This is a lovely example of Thomas Ewing's 1845 map of Germany in two parts. The map covers all of Germany from Denmark to Switzerland and depicts individual German states. Throughout, various cities, towns, rivers, lakes, roadways and an assortment of additional topographical details are noted.
After the defeat of Napoleon, the Congress of Vienna created The German Confederation to coordinate the economies of these separate but culturally related German-speaking countries. The Confederation acted as a buffer zone between Austria and Prussia, the two largest and most powerful member states. In 1848, the March Revolution swept through Europe, in particular Germany. These Revolutions were nationalist pro-German, pan-German, declarations of discontent with the archaic autocratic political structure that dated to the 39 original German states established under the Holy Roman Empire. The years following the violent suppression of the March Revolution saw a vast middle class exodus from the German states to the United States, leading to 'Germantown USA,' and popular interest among Americans in the Fatherland.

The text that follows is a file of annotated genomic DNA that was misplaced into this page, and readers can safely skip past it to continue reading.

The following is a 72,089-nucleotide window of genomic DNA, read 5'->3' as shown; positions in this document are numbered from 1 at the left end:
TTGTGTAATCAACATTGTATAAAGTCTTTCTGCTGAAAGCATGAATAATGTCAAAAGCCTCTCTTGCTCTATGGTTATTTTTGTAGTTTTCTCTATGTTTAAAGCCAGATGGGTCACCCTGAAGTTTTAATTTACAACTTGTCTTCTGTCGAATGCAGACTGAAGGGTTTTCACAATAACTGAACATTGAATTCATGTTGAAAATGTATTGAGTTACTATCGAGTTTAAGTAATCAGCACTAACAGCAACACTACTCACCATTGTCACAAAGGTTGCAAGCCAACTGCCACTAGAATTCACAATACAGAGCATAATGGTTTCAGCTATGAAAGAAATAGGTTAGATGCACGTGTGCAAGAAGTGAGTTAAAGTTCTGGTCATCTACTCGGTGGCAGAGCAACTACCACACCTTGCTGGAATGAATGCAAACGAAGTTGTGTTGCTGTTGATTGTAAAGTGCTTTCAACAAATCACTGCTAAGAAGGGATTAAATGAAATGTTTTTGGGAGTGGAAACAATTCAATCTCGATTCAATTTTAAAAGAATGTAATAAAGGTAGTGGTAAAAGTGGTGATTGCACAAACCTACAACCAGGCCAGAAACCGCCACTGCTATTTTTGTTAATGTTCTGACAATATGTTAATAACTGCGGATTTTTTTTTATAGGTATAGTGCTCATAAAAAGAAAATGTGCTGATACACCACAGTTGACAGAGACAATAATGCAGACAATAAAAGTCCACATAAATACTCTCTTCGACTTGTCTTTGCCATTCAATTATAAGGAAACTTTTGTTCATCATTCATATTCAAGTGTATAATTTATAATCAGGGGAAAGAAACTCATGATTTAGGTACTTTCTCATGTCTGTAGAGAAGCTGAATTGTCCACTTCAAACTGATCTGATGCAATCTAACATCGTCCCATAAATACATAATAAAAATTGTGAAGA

This map was published in 1845 by Oliver and Boyd as part of Ewing's New General Atlas.
Oliver and Boyd, Ewing's New General Atlas: containing Distinct Maps of all the Principal States and Kingdoms throughout the World, (Edinburgh) 1845.
Very good. Minor foxing at places. Blank on verso.